Next week’s post, on 5 March, will be about banker and children’s author, Kenneth Grahame.
The next entry in my Readers’ Diary will be published on 12 March.
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‘Fern Hill’ is a kind of tone poem, a musical form reclaimed for literature by Dylan Thomas. In six stanzas, he evokes the innocence and wonder of childhood and sets it against the inexorable advance of time and death.
The first stanza introduces the theme with a lilting rhythm and a long melody line that is sustained at a moderate pace, each phrase ending on a rising note, until the stanza ends with a rallentando and a falling note on the last line. The stanza goes from:
Now as I was young and easy under the apple boughs
About the lilting house and happy as the grass was green
Trail with daisies and barley
Down the rivers of the windfall light.
The second stanza is, in musical terms, an almost exact repetition of the first, a re-statement of the theme, and hearing it again makes us more aware of some of its key features. In particular, we hear again and again, phrases that are essentially variations on a theme, both in sound and meaning. ‘Young and easy’ in the first stanza becomes ‘green and carefree’ in the second, ‘about the lilting house’ becomes ‘about the happy yard’, ‘golden in the heydays of his eyes’ becomes ‘golden in the mercy of his means’ and so on.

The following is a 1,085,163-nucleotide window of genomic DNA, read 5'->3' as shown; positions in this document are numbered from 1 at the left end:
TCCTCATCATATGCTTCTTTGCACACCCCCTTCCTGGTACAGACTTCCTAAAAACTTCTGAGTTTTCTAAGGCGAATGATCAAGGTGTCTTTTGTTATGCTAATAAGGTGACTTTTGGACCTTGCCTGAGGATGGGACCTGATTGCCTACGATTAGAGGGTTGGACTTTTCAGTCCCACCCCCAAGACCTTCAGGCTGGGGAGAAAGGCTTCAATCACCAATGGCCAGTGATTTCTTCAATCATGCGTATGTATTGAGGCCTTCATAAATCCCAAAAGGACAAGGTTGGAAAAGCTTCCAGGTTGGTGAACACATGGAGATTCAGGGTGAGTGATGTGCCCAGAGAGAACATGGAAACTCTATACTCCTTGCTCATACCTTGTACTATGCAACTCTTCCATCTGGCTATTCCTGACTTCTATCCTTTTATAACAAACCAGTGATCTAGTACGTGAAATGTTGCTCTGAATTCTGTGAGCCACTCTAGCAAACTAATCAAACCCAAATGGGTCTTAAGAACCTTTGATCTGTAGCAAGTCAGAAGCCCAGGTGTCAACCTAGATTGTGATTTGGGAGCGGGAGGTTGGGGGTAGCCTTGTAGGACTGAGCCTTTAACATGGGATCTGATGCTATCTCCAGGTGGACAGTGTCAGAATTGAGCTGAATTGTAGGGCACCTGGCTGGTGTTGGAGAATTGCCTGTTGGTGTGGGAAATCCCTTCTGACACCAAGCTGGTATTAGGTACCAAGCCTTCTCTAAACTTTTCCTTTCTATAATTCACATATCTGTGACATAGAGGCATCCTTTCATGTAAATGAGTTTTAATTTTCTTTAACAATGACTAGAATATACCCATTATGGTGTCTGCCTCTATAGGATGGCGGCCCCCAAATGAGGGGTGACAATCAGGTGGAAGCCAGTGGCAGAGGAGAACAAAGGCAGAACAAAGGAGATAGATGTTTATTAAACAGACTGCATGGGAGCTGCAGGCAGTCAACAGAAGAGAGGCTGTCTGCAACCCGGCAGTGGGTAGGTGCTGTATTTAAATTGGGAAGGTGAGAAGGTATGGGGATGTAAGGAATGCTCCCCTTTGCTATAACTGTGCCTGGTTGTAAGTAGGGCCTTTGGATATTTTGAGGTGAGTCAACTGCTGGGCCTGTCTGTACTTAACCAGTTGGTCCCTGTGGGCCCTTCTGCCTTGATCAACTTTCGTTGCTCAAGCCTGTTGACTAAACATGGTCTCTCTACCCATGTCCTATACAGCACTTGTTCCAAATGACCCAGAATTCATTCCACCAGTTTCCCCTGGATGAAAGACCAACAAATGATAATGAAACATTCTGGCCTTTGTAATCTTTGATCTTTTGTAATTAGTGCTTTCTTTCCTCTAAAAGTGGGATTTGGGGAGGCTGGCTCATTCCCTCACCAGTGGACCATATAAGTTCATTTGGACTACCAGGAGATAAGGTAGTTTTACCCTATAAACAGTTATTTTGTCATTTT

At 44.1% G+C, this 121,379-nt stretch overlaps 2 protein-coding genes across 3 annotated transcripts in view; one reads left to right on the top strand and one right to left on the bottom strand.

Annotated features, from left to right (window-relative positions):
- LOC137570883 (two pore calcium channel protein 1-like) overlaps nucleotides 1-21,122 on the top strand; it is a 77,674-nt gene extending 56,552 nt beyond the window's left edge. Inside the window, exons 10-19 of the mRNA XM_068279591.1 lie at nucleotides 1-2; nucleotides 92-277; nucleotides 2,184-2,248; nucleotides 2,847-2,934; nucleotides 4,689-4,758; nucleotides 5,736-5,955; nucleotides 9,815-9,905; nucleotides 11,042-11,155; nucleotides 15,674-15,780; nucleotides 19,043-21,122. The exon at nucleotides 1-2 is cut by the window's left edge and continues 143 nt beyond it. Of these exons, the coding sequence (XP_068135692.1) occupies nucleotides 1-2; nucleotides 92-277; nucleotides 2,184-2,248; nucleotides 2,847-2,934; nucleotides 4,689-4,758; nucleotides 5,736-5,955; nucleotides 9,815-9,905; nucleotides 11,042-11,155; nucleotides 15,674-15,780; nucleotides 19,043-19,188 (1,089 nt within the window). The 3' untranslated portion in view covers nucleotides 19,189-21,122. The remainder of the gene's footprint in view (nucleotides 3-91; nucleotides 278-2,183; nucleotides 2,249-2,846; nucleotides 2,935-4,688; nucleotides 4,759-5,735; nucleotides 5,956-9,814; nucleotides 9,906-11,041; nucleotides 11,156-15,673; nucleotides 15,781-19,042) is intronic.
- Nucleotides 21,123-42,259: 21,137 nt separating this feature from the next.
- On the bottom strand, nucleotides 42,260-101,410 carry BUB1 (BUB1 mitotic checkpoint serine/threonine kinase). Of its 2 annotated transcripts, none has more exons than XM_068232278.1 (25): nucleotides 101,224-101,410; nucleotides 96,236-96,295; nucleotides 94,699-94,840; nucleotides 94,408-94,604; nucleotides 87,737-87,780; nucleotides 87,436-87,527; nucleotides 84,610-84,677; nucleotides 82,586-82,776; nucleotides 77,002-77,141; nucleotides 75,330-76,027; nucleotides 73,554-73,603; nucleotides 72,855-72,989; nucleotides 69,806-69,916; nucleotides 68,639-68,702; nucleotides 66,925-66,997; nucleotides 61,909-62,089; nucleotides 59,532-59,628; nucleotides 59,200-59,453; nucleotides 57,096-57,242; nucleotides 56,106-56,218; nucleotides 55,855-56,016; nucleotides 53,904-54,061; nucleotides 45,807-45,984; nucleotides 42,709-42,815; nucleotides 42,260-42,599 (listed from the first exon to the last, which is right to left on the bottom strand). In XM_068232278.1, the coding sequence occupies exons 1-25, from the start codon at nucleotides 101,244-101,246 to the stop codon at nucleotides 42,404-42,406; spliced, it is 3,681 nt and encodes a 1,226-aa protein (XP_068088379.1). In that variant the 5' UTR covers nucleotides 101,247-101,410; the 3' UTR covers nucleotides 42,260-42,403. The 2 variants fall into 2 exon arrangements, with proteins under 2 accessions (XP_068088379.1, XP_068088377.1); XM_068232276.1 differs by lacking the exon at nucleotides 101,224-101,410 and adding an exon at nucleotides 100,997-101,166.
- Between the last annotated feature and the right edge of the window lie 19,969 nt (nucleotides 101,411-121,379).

But we become aware in the second stanza of something we might have missed in the first: the passage of time. ‘Time let me play and be’ in the second, coming after ‘In the sun that is young once only’, reminds us of ‘Time let me hail and climb’ in the first, but this time sounds a different note, something ominous, a note of warning. There is something different too in the lines which end the second stanza, slowing down even more than those which ended the first.